I stop a kebab stand and the worker welcomes me in English. Taken aback, I take advantage, asking what kind of meat is in the stack of Xachan, a deep fried bread roll filled with meat and onions.
“It is cow.”
I order three and ask about the two corn dog shapes in the case.
“Are they sausage?”
I ask for both.
He passes me the heavy bag and says, “enjoy your meal.” And I imagine eating all of this in one go.
I put the steaming bag in my helmet and go into the shop next door.
I go straight to the refrigerator to buy drinkable yogurt and see they have sūrelis, little flavored cheesecake bars dipped in chocolate that I ate in Lithuania. You could eat the whole thing in one huge bite. They’re delicious and full of calories and I told myself if I ever saw any, I’d buy enough to eat for a whole day. I buy the entire stock from the store– probably eight or ten of them. I start loading the front counter up with food. Some young people come in to buy packaged sandwiches. I get a couple more Snicker’s, a little bag of gummies, two bottles of yogurt and a liter of coke and I’m set.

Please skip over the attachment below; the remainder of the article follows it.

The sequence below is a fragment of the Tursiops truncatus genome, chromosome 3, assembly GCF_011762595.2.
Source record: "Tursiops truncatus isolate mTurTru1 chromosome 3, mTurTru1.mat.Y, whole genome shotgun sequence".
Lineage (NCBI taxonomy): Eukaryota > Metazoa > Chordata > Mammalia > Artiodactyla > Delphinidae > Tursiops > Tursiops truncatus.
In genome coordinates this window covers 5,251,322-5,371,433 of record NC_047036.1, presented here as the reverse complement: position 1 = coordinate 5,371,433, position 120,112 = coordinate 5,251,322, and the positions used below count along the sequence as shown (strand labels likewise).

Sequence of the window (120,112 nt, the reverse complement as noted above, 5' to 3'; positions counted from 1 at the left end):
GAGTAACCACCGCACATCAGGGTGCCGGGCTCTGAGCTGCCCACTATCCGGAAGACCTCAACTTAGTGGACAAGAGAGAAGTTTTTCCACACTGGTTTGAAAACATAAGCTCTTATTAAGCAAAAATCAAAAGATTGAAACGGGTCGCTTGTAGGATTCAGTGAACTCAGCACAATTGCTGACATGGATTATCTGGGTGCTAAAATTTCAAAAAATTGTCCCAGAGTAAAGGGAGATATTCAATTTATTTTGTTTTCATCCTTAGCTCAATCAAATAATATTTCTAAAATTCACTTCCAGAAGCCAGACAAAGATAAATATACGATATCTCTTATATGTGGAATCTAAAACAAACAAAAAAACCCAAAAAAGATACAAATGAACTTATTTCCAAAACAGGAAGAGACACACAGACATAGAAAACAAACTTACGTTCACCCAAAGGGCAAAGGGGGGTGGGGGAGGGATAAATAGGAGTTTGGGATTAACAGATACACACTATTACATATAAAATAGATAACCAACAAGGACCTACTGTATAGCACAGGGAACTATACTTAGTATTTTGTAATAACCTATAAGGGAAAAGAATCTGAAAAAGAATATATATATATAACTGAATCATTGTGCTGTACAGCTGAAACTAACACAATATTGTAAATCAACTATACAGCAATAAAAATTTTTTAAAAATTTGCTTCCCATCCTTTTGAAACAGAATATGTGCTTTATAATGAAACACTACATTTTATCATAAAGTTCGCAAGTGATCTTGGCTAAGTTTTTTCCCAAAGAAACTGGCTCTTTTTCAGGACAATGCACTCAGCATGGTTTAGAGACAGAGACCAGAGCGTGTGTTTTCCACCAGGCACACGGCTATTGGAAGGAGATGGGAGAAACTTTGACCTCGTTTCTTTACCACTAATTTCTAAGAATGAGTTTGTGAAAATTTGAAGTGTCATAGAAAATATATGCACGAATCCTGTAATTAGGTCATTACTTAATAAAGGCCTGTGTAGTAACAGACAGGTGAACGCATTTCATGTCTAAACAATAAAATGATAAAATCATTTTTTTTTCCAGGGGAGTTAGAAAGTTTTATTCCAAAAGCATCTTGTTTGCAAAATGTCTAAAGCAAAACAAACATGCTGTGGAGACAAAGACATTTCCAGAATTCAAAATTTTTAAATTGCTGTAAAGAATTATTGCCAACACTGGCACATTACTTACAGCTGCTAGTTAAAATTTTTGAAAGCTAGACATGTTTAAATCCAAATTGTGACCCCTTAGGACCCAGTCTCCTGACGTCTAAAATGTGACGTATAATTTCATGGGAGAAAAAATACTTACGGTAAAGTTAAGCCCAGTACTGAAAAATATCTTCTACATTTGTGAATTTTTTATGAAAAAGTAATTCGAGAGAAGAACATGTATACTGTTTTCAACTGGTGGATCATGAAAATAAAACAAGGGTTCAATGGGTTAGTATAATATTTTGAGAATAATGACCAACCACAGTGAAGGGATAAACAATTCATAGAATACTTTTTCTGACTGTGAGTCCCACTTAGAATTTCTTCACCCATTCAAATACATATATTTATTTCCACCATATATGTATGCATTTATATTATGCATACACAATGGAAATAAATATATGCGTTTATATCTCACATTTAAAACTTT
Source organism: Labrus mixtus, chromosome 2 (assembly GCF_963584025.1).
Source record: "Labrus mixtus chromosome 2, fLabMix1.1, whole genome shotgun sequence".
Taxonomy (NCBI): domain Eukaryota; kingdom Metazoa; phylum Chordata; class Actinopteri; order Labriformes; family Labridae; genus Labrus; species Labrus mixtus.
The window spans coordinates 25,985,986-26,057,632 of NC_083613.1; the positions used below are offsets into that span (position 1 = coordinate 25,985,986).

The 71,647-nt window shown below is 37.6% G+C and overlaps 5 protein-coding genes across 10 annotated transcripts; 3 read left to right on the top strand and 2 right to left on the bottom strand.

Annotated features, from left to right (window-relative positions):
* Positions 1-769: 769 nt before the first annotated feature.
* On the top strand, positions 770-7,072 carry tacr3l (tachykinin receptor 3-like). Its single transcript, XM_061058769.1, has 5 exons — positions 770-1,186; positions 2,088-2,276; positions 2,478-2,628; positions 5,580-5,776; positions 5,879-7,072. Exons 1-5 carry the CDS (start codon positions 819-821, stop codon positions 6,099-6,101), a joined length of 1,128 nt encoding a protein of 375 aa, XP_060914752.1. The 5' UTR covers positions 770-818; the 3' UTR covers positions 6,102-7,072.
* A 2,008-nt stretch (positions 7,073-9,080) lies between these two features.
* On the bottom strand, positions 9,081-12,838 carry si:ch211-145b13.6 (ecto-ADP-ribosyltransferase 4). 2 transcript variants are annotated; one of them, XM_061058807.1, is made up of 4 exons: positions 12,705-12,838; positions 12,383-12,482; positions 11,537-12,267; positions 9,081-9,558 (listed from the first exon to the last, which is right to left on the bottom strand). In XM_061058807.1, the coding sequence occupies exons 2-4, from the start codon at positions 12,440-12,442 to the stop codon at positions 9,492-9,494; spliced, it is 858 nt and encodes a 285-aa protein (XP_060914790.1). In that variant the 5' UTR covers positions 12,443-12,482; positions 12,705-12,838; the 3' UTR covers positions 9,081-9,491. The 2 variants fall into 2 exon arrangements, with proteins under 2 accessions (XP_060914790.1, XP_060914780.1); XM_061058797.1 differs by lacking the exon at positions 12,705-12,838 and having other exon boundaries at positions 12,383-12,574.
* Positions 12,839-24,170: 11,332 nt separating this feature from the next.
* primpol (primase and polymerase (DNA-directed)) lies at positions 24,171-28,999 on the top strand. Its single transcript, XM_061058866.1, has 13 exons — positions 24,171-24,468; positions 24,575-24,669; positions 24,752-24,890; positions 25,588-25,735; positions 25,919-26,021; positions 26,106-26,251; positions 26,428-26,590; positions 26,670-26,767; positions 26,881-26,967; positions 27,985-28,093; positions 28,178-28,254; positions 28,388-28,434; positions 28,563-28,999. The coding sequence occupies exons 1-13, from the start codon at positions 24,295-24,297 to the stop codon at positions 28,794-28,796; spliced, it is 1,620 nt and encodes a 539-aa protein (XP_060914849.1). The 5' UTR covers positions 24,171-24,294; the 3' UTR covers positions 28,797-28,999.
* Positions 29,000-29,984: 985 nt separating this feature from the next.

Out front, a touring cyclist with panniers says hi. His name is Dan and he’s touring the Silk Road Mountain Race route. We pedal the lit street together to the guesthouse where Rue and I stayed while touring– 500 som ($7) per person per night. I roll my bike through the gate to the back. I’m even staying in the same pink princess room. It’s packed with international tourists milling about. I find the owner and pay her and she thanks me. Most light are out, so I wire in my headlamp to pack. The batteries are dead, so I swap them. I turn off my GPS and SPOT and connect my phone to my cache battery. I pull out my damp sleeping bag and bivy and hang them from the clothesline to dry. I throw out my trash and old food and repack my framebag and lube my chain. I drink a few swallows of vanilla yogurt and head to the communal kitchen and bathroom to fill my water bottles and take a shower. There’s a tourist on a mattress sleeping in the kitchen.